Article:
A History of English Literature

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Clarence Mangan, would be shouldered out by English worthies, not to mention the
native literature of Saunders Lewis, Sorley Maclean and a great many writers in Irish
Gaelic. Only one of the above-mentioned writers gets a mention in this book. There
has been a New Penguin Book of English Verse(2000), an anthology of poems in ‘the
language common to these islands’. But a comprehensive history, from medieval
times onward, of the poetry, fiction and drama of four countries would not work.
The historical relationship between England, Britain, Ireland and the United
Kingdom is not well understood even in the United Kingdom. Outside it, the differ-
ence between England and Britain is generally ignored. As an Englishman who
taught in Scottish universities for 33 years, I found that many Scots do not want
Burns or Scott to appear in a history of English Literature.
So this book addresses literature written in English by the English. It also consid-
ers writers who lived much in England, such as James ‘Rule Britannia’ Thompson,
Oliver Goldsmith, R. L. Stevenson, Oscar Wilde, J. M. Barrie, G. B. Shaw and Muriel
Spark. Also included are a few who lived mostly out of England but who contributed
in a big way to the English literary tradition, or had a major effect on it, most notably
Walter Scott, whose historical fiction changed the English novel. These borderline
cases include Swift, Maria Edgeworth, Samuel Beckett and Seamus Heaney.
Generally, however, writing by non-Brits is (again with regret) excluded, for reasons
of focus, coherence and space, from the main text.
Britain is a geographical term. The largest of the British Isles was called Great
because it was larger than Brittany, the western peninsula of Gaul. Great Britain
became a political entity from 1603 onwards. Geographically, Britain does not
include Ireland, though she interfered with its politics for centuries. Constitutionally,
Ireland was part of a United Kingdom of Great Britain and Ireland from 1801 to
1922.Ir ish writer s, unless born in Northern Ireland, have not been British subjects
since 1922.Scotland,having shared a crown with England since 1603, became part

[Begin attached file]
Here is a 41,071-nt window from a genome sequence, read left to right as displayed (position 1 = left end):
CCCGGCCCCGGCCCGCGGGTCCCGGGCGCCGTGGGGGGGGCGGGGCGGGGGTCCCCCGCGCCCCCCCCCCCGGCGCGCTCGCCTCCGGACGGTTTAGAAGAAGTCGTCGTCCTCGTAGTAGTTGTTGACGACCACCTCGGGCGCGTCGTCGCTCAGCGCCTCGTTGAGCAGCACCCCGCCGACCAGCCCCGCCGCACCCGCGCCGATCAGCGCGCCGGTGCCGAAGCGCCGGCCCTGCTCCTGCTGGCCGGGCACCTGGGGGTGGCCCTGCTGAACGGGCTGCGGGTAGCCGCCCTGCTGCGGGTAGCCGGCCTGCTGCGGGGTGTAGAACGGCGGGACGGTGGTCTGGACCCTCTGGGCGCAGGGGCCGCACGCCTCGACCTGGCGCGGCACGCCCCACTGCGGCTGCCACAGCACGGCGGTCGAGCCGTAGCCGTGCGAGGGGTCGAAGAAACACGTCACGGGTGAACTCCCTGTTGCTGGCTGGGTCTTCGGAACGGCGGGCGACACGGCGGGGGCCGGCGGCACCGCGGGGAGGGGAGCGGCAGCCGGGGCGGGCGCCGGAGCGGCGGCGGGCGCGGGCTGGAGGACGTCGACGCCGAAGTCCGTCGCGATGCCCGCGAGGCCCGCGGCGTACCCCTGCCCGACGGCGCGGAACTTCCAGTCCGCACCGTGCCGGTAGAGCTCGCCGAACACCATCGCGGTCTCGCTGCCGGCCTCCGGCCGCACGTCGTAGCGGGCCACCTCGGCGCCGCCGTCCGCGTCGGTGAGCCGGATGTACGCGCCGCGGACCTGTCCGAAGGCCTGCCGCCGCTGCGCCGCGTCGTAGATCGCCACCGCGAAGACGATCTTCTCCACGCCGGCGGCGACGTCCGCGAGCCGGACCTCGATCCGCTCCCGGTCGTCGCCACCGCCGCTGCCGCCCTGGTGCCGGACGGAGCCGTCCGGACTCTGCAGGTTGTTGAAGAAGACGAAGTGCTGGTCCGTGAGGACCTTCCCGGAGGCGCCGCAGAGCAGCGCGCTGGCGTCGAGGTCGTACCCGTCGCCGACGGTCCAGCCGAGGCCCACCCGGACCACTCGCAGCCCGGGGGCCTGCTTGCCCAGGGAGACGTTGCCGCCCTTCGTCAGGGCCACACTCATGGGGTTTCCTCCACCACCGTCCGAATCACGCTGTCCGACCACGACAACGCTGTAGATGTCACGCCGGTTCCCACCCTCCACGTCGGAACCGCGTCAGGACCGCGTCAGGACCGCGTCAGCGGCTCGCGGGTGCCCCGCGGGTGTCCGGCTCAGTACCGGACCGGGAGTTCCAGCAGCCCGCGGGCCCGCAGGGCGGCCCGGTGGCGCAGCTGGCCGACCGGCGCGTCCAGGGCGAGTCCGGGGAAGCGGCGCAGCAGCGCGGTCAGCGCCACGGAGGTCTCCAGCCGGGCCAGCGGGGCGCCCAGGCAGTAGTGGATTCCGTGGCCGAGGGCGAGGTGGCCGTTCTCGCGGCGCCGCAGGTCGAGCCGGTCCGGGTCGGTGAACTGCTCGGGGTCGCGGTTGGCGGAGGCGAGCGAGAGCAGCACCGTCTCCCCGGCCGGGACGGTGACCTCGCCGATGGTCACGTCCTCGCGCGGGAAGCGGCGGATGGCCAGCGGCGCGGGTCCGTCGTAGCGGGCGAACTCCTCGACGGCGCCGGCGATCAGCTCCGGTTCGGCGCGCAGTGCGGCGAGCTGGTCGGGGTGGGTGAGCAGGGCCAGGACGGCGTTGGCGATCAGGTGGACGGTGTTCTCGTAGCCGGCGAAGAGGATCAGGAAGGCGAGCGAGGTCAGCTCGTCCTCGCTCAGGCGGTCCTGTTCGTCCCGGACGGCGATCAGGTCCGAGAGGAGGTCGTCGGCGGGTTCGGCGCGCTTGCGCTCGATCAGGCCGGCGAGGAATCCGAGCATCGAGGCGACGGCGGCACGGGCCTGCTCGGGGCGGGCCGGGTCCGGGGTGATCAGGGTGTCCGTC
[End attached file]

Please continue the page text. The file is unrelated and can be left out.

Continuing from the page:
of the United Kingdom of Great Britain by the Union of 1707. Wales has been ruled
by England since the Middle Ages. An effect of this complex history is that the inhab-
itants of all these countries are often seen as British – especially outside the United
Kingdom. ‘British’ comes to mind easily, if sometimes erroneously, because ‘United
Kingdom’is a name without an adjectival form: ‘United Kingdomish’ has never
caught on.Irish writers thus vaguely ‘British’ (and thus part of English literature)
include Congreve, Swift, Berkeley, Sterne, Goldsmith, Burke, Edgeworth, Shaw, Wilde
and Yeats, Irish-English persons who lived in England for all or part of their lives.
Many Irishmen have been UK subjects, James Joyce, for example, who kept up his
British passport until the day he died. Samuel Beckett, asked by a French journalist if
he was English, replied ‘Au contraire’. Born near Dublin in 1906, when Ireland was
ruled from Westminster, Beckett was thus a citizen of the United Kingdom of Great
Britain and Ireland. As his influence revolutionized English drama, he is in. So is the
man who has long been the most popular living poet in English, Seamus Heaney,
born in Northern Ireland, and educated at Queen’s University, Belfast, though his
passport is now green. Geographical facts and the curious vagaries of history affect
the eligibility of writers to be considered in this book.
A literary history is about writing and writers. What is readin England has
recently become more international, but a history of English Literature should not
fo r this reason change its policy at the last minute. The talented Indian novelist
Vikram Seth is much appreciated in England, and the titles of his novels appear in a
marginal box in the final chapter of this book. If having an English readership is a


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